In an Aug. 31 letter to House Speaker Nancy Pelosi (D-Calif.), Obama said he would use his power to reduce the federal employee pay raise set for January 2010 from 2.4 percent to 2.0 percent.
The Congressional Budget Office last week set the fiscal year deficit at $1.6 trillion, the highest deficit ever in the post-World War II era. The Office of Management and Budget estimated the 10-year deficit to 2019 had expanded from $7 trillion to $9 trillion.
Republicans have hammered Obama and congressional Democrats over the size of the budget deficit, and have used it to argue the national cannot afford healthcare reform. Democrats say their healthcare legislation will reduce costs and improve the country’s fiscal health in the long run.
The president can impose a new pay plan if he views the raises that would otherwise take place as being inappropriate because of a national emergency or serious economic conditions affecting the general welfare.”
Obama noted the 9.5 percent unemployment rate in June, and wrote that, “few would disagree that our country is facing serious economic conditions affecting the general welfare.”
In addition to citing the national unemployment rate, which dipped to 9.4 percent in July, Obama said his decision was also based on the state of emergency the nation continues to endure following the terrorist attacks of Sept. 11, 2001.
Obama said he did not believe the change in the planned raises would hurt the government’s ability to recruit and retain well-qualified employees. He is required to make that determination under law.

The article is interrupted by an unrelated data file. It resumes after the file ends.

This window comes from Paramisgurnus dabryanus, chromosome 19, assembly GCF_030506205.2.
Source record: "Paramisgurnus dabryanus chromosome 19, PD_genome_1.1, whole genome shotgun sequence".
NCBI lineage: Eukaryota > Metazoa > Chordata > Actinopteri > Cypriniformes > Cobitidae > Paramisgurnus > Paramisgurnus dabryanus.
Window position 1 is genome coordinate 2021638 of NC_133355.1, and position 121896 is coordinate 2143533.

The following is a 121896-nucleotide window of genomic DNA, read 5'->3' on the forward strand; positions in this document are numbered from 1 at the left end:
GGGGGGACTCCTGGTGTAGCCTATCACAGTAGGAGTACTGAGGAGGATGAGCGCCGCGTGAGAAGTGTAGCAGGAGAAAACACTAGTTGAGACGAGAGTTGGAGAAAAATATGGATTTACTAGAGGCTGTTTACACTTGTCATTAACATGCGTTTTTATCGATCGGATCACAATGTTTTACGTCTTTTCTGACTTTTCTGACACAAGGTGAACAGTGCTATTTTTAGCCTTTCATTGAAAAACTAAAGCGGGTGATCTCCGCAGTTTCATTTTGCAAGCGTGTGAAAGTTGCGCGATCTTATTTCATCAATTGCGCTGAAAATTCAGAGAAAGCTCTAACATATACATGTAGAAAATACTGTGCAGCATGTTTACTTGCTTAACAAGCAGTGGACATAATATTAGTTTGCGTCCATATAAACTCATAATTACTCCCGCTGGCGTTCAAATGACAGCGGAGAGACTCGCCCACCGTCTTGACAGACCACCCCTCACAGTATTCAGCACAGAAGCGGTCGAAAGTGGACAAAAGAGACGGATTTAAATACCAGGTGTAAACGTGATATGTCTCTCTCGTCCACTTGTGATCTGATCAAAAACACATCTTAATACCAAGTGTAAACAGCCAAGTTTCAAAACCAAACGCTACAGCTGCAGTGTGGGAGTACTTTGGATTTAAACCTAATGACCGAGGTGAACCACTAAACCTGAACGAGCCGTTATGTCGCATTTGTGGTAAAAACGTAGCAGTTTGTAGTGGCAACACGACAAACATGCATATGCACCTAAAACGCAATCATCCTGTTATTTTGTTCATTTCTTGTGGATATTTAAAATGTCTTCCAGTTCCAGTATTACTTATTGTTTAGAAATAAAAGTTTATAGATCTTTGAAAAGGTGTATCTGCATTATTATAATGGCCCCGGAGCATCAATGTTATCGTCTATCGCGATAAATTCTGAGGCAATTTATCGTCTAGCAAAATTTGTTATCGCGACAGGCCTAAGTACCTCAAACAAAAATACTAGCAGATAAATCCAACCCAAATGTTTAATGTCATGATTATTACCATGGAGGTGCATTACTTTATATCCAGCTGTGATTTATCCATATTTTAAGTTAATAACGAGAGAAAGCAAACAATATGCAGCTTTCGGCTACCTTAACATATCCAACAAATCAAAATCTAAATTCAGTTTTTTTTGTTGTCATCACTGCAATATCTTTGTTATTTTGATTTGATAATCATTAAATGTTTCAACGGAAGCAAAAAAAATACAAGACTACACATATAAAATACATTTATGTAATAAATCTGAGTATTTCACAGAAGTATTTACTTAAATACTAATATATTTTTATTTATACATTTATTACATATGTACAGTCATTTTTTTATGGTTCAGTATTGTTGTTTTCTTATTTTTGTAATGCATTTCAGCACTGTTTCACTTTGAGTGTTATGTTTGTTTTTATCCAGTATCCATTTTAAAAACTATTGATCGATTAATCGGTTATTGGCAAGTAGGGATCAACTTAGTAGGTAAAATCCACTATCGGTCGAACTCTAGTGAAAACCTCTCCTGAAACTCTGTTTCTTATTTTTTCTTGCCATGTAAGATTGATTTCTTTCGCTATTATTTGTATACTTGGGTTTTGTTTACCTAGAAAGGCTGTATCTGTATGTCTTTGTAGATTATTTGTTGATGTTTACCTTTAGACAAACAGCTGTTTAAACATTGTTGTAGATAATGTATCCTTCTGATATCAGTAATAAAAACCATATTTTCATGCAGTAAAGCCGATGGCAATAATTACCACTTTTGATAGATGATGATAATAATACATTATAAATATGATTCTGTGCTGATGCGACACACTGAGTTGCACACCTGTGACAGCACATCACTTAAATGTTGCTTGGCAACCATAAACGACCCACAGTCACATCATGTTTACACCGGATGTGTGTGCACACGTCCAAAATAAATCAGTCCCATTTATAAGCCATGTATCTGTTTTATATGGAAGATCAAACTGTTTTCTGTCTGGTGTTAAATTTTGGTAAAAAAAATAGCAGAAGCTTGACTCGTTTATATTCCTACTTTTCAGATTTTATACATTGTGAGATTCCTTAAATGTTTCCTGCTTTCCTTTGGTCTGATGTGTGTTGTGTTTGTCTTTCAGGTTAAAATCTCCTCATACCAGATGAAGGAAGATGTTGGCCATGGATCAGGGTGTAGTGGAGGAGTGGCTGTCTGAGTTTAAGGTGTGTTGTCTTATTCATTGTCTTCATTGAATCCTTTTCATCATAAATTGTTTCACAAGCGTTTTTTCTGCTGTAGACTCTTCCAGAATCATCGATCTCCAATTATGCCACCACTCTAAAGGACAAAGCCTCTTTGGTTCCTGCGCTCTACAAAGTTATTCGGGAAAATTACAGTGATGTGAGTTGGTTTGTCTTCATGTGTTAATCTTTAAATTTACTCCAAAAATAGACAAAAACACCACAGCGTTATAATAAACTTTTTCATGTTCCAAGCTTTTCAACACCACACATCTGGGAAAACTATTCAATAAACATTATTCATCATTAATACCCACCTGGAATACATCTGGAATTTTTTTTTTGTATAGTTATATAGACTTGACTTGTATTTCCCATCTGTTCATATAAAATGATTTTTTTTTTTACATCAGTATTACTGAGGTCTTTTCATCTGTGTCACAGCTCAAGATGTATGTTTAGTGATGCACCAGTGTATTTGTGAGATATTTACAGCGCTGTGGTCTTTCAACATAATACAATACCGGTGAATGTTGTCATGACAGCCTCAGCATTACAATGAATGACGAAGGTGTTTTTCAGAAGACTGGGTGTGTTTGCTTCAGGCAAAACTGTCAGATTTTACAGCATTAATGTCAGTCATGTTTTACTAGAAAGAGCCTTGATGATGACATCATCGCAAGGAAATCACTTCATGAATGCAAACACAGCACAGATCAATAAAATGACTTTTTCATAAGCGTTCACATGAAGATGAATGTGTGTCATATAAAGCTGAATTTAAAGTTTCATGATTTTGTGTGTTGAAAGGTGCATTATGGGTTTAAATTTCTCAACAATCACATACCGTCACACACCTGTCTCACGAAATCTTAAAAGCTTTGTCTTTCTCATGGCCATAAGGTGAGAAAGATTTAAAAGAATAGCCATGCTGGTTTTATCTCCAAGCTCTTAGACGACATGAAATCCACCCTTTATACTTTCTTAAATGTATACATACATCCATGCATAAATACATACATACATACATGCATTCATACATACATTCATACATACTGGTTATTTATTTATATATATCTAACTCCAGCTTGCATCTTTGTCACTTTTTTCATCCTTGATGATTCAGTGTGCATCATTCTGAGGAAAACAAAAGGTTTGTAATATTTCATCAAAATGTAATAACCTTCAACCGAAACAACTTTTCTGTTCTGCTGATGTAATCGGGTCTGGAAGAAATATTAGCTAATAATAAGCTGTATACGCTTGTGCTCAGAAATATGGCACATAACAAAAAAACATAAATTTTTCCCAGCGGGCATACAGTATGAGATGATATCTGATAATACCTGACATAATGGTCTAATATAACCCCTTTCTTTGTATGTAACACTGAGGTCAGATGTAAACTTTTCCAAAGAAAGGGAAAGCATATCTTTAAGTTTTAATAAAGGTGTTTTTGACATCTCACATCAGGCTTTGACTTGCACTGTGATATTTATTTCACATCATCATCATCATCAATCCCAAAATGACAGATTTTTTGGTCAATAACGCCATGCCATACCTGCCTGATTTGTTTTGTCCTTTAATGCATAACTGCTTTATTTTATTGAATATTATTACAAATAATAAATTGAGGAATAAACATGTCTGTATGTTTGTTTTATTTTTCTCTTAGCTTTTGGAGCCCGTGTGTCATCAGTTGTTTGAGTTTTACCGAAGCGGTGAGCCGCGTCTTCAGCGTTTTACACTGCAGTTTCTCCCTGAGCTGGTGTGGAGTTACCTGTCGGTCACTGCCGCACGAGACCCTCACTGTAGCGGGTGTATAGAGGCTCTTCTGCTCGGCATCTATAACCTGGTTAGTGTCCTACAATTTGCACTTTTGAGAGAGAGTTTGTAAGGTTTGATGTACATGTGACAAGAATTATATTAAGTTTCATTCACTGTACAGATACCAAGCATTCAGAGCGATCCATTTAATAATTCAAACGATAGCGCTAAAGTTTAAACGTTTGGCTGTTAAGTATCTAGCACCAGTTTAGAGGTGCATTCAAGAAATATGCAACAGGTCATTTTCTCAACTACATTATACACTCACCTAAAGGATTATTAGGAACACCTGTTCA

House members from districts full of federal employees have called on the White House in future years to provide the same increases to civilian federal employees that it seeks to give to members of the military. The 2010 budget passed by Congress follows Obama's proposal to increase military pay by 2.9 percent and federal civilian pay by 2 percent.
Spokespersons for House Majority Leader Steny Hoyer (D-Md.) and Rep. James Moran (D-Va.) said that the lawmakers understood the need for small pay increases during the recession, but they're looking forward to working with the White House on pay parity for military and civilian workers in future years.
"Though [Hoyer] believes it was reasonable to have a smaller adjustment this year during a time of national economic hardship, he was extremely disappointed the administration did not follow pay parity," said Stephanie Lundberg, a Hoyer spokeswoman.
Walter Alarkon contibuted to this article.
This story was updated at 5:59 p.m.